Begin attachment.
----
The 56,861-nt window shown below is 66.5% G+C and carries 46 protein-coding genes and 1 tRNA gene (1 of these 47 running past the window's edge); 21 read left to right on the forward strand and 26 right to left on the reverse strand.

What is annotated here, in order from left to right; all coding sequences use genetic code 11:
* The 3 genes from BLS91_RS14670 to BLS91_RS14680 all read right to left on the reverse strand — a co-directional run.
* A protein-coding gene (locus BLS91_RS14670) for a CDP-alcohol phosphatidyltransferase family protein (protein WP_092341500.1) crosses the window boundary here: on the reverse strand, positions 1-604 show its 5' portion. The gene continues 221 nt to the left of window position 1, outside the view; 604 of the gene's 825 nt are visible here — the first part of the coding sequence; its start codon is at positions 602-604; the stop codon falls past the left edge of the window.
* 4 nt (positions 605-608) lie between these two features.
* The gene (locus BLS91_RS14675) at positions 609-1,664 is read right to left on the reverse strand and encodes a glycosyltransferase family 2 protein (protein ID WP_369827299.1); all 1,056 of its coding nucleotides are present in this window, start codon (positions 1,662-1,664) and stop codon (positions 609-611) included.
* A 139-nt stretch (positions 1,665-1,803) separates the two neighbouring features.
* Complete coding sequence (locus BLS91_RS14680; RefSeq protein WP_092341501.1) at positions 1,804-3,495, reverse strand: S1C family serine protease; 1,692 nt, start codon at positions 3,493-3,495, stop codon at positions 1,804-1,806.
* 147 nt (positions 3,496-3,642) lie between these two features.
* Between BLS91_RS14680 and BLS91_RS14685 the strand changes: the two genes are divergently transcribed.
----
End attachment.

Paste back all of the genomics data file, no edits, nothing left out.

The 56,861-nt window shown below is 66.5% G+C and carries 46 protein-coding genes and 1 tRNA gene (1 of these 47 running past the window's edge); 21 read left to right on the forward strand and 26 right to left on the reverse strand.

What is annotated here, in order from left to right; all coding sequences use genetic code 11:
* The 3 genes from BLS91_RS14670 to BLS91_RS14680 all read right to left on the reverse strand — a co-directional run.
* A protein-coding gene (locus BLS91_RS14670) for a CDP-alcohol phosphatidyltransferase family protein (protein WP_092341500.1) crosses the window boundary here: on the reverse strand, positions 1-604 show its 5' portion. The gene continues 221 nt to the left of window position 1, outside the view; 604 of the gene's 825 nt are visible here — the first part of the coding sequence; its start codon is at positions 602-604; the stop codon falls past the left edge of the window.
* 4 nt (positions 605-608) lie between these two features.
* The gene (locus BLS91_RS14675) at positions 609-1,664 is read right to left on the reverse strand and encodes a glycosyltransferase family 2 protein (protein ID WP_369827299.1); all 1,056 of its coding nucleotides are present in this window, start codon (positions 1,662-1,664) and stop codon (positions 609-611) included.
* A 139-nt stretch (positions 1,665-1,803) separates the two neighbouring features.
* Complete coding sequence (locus BLS91_RS14680; RefSeq protein WP_092341501.1) at positions 1,804-3,495, reverse strand: S1C family serine protease; 1,692 nt, start codon at positions 3,493-3,495, stop codon at positions 1,804-1,806.
* 147 nt (positions 3,496-3,642) lie between these two features.
* Between BLS91_RS14680 and BLS91_RS14685 the strand changes: the two genes are divergently transcribed.